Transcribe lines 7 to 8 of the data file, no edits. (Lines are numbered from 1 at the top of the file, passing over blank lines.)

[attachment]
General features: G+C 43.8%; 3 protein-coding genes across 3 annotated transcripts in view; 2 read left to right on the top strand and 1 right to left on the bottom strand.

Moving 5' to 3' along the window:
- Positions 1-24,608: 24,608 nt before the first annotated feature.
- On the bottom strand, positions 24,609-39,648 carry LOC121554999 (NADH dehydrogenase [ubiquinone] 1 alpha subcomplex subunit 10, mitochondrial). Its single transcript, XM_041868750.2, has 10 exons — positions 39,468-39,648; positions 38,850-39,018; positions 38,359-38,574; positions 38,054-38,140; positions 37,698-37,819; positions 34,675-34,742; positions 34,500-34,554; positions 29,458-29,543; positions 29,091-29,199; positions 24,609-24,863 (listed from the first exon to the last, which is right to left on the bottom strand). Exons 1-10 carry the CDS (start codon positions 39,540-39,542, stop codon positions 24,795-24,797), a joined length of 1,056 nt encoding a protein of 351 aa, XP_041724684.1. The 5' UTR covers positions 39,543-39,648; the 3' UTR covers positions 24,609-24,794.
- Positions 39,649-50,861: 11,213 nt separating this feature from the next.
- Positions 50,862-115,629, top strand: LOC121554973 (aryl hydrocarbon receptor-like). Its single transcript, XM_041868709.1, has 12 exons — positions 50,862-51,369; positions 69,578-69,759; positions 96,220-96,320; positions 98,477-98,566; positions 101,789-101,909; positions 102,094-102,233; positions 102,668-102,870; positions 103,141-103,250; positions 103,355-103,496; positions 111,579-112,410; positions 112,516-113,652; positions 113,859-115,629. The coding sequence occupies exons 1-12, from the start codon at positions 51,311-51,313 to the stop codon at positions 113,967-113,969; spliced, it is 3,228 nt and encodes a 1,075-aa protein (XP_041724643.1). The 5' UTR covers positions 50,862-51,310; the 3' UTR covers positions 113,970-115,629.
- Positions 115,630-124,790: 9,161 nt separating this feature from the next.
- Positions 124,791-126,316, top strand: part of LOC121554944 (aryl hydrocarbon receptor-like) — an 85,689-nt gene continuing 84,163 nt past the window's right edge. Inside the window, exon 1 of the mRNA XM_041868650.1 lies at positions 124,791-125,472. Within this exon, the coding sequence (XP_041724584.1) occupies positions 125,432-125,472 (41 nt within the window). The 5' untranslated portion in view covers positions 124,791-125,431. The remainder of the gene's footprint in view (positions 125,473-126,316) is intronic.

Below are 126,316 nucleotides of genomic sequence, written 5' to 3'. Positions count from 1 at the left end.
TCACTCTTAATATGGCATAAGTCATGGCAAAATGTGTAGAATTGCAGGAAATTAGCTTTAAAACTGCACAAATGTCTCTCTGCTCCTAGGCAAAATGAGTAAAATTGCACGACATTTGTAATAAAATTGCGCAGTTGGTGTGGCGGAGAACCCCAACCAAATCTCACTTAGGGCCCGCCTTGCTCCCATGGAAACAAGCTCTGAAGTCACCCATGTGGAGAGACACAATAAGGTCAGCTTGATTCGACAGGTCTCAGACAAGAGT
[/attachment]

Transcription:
- Positions 115,630-124,790: 9,161 nt separating this feature from the next.
- Positions 124,791-126,316, top strand: part of LOC121554944 (aryl hydrocarbon receptor-like) — an 85,689-nt gene continuing 84,163 nt past the window's right edge. Inside the window, exon 1 of the mRNA XM_041868650.1 lies at positions 124,791-125,472. Within this exon, the coding sequence (XP_041724584.1) occupies positions 125,432-125,472 (41 nt within the window). The 5' untranslated portion in view covers positions 124,791-125,431. The remainder of the gene's footprint in view (positions 125,473-126,316) is intronic.